Researchers increased yield in soy plants by making them better at photosynthesis, the process that powers life. The findings hold promise for feeding a warming world.

Scientists Boost Crop Performance by Engineering a Better Leaf

For decades, scientists have pursued a tantalizing possibility for bolstering food supplies and easing hunger for the world’s poorest: improving photosynthesis, the biological process in plants that sustains nearly all life on Earth. Now, researchers say that by using genetic modifications to increase the efficiency of photosynthesis, they significantly increased yields in a food crop, soybeans, providing a glimmer of potential that such methods could someday put more food on tables as climate change and other threats make it harder for vulnerable populations across the globe to feed their families. The scientists tested their gene alterations on soy plants grown in a single location during just two crop seasons. In interviews, they acknowledged that more trials were needed to see whether their results would hold up across different environments and weather conditions. Their methods will also have to pass muster with government regulators before crops transformed this way will ever reach farmers’ fields. And soy much of which is grown to feed livestock, not humans — is just a start. Longer term, the researchers are hoping to raise yields in staple foods like rice, cowpea and cassava. But with the world projected to require big increases in food production in order to meet demand in the coming decades, the findings suggest that such genetic tinkering holds promise for meeting those needs, said Amanda P. De Souza, a crop scientist at the University of Illinois Urbana-Champaign and lead author of a new study describing the results, which was published Thursday in the journal Science.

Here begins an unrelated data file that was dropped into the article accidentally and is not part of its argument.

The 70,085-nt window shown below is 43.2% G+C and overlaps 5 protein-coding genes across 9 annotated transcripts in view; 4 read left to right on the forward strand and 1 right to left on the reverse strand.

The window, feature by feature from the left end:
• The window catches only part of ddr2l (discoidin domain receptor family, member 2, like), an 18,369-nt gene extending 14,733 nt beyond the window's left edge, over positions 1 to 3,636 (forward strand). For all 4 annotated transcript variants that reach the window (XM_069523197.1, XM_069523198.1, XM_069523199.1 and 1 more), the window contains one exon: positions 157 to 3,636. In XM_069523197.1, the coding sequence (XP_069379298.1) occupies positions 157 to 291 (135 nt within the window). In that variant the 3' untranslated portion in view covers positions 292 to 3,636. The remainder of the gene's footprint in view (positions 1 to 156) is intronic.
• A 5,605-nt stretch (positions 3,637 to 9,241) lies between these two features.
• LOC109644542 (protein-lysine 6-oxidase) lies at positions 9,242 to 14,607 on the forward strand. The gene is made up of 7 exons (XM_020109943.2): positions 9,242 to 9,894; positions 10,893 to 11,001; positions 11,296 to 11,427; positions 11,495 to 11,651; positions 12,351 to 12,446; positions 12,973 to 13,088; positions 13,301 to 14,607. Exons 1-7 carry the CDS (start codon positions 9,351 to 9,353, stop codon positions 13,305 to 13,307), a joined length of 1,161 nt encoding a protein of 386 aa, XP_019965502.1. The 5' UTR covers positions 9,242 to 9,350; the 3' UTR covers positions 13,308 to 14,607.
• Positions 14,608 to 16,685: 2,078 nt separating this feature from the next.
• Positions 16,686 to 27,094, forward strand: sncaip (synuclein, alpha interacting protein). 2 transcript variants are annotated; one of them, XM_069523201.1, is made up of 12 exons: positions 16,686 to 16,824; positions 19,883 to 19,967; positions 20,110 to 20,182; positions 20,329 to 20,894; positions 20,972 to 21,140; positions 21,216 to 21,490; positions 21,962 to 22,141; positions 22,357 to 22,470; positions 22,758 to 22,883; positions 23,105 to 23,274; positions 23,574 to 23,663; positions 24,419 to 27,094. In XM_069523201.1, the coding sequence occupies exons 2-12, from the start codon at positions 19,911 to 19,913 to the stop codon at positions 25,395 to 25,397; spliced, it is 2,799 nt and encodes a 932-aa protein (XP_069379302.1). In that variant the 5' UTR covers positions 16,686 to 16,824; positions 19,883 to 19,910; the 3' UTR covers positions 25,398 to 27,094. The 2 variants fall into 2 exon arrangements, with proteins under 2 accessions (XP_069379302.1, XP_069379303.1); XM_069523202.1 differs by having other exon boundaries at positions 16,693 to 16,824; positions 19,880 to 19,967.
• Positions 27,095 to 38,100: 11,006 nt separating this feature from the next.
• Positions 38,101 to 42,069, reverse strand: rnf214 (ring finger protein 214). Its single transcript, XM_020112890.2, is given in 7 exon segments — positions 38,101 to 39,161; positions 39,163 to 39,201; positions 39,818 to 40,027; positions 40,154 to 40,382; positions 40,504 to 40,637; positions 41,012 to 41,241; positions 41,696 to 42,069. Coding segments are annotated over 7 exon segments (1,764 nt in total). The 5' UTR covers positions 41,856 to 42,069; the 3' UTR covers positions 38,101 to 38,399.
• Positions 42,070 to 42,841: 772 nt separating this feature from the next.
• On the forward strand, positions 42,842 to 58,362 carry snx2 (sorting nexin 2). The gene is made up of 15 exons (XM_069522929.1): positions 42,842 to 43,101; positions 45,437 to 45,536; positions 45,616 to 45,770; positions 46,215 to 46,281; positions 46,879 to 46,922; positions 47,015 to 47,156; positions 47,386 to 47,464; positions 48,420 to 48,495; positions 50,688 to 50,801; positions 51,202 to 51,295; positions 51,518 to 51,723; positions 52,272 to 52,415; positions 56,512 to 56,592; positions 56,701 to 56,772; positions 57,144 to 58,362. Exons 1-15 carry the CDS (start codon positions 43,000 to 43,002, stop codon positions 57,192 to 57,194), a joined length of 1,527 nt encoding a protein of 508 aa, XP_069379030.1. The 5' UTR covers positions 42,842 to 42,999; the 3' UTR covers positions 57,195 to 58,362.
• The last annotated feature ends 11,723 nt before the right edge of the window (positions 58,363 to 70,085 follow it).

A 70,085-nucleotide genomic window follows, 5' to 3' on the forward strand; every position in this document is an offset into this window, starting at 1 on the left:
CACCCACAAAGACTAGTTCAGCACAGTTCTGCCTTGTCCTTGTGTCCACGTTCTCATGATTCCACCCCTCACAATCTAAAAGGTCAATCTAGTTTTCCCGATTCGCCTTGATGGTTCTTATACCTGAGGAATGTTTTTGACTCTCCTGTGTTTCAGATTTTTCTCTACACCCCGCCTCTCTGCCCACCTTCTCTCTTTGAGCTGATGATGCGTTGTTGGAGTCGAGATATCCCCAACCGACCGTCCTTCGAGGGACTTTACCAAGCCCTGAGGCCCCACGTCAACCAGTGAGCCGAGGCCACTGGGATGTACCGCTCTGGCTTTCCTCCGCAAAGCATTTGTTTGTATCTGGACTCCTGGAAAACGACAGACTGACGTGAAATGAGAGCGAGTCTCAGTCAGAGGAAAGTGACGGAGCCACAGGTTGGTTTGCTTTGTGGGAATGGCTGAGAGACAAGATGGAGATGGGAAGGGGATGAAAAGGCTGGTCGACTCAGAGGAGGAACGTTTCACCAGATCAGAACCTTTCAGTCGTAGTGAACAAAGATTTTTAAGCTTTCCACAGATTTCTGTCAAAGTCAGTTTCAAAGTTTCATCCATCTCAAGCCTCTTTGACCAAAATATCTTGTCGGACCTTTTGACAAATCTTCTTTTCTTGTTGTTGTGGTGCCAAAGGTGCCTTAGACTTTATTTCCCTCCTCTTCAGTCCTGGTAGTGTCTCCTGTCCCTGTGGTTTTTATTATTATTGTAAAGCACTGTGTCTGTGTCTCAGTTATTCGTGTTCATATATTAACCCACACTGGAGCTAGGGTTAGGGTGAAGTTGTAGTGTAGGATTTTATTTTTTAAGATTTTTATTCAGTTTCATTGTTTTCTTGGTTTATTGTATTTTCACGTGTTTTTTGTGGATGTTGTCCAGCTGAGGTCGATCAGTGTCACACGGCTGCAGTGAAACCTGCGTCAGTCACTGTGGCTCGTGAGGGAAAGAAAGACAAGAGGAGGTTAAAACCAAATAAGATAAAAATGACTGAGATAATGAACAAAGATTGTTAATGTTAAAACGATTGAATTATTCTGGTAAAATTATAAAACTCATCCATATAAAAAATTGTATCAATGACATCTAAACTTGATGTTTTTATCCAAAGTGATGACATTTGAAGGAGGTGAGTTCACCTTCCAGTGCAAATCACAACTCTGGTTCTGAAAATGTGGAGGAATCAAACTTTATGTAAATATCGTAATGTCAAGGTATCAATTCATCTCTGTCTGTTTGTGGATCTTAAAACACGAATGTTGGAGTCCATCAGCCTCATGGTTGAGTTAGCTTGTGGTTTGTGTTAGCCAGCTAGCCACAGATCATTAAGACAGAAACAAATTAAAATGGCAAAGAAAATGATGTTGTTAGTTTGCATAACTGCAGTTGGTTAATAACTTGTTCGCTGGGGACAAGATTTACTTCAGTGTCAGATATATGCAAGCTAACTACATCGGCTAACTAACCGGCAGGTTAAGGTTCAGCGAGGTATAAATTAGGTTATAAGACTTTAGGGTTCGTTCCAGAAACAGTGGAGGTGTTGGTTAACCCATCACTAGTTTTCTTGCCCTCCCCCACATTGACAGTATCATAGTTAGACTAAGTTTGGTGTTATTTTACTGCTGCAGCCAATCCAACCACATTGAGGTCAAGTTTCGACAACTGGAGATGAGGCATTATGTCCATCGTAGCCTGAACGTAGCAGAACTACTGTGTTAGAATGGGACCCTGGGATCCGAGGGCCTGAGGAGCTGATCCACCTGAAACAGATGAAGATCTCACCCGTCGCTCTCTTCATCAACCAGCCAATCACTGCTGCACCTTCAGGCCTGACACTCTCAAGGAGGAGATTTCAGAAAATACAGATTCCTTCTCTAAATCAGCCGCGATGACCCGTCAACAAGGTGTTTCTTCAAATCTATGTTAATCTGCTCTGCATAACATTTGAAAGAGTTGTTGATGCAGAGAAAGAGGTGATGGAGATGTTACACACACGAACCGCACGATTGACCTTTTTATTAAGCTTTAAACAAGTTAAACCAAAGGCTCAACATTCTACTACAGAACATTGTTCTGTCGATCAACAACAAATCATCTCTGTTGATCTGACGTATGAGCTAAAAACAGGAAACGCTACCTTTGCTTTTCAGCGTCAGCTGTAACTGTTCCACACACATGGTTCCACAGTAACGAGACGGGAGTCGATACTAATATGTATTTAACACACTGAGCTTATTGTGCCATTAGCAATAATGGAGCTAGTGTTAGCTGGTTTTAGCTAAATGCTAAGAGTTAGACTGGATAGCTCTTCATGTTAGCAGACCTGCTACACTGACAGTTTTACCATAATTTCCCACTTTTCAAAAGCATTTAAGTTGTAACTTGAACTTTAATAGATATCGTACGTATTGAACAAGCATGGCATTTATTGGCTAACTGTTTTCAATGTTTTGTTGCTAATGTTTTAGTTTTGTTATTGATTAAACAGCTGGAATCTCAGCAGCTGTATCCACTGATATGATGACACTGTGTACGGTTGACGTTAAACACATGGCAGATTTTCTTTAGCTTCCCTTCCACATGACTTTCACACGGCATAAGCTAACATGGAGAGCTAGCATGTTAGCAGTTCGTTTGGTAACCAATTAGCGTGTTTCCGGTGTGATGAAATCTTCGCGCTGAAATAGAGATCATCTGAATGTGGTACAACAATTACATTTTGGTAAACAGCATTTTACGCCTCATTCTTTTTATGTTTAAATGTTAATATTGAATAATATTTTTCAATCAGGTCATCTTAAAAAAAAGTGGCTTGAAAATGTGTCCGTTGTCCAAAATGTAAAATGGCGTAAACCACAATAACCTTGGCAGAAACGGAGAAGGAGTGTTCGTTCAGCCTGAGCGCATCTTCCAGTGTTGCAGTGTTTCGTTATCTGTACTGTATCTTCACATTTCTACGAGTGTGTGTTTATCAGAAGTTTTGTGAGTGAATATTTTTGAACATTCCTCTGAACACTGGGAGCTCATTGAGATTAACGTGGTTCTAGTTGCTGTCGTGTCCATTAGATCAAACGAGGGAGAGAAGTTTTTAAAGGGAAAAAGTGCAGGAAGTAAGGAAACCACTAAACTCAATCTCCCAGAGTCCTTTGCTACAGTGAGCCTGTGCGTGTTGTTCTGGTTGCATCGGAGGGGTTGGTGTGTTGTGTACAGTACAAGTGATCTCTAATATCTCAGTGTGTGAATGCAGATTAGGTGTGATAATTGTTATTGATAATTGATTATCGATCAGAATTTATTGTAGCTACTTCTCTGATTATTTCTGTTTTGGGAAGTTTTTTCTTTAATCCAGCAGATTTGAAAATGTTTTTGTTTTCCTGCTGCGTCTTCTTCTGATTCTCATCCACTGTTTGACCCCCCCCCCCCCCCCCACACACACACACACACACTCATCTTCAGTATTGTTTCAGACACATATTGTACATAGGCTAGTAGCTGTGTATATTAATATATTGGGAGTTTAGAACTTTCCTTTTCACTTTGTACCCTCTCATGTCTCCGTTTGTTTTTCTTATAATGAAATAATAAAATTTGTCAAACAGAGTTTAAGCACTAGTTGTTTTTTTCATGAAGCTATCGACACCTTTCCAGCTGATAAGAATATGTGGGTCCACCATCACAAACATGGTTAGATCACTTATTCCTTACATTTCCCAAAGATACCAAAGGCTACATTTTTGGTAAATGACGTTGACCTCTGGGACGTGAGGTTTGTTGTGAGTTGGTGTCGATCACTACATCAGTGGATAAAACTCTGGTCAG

“There is a long road to get there,” Dr. De Souza said. But “now is the hour,” she said, to work toward as many new solutions as possible.Humankind’s ability to feed itself is under pressure as societies use land and water resources in unsustainable ways. Human-caused climate change is threatening to exacerbate the problem, with increased droughts and storms causing more disruptions to food supplies. Food production is itself a major contributor to global warming, including through the clearing of forested land for crops and grazing animals.Without major changes to agriculture, governments’ targets for mitigating climate change are at risk, scientists warn. Yet addressing malnutrition and hunger in the short term might require pressing more land and other resources into service, which could accentuate warming.

That is why scientific advancements that could help us produce more nourishment without using more land, whether by improving photosynthesis or otherwise, hold such promise. “Human civilization is at a point where we just have to get a lot more from less,” said Daniel Nepstad, executive director of Earth Innovation Institute, a research group. Even so, there are other solutions that might provide relief more quickly than engineering better crops, said Jonathan Foley, a climate scientist who runs Project Drawdown, a nonprofit that promotes efforts to reduce greenhouse gas emissions. He cited shifting diets away from meat, for instance. Or reducing food waste. “I always wonder,” Dr. Foley said. “Why are we missing the elephants in the room while chasing the mice?” In the second half of the 20th century, many scientists saw tweaks to photosynthesis, the process through which plants use sunlight, water and carbon dioxide to produce oxygen and energy-rich carbohydrates, as a next frontier for improving crop performance. But they struggled to make progress. Some scientists came to believe there were biological factors preventing plants from translating more efficient photosynthesis into additional growth.

Source: This news is originally published by nytimes

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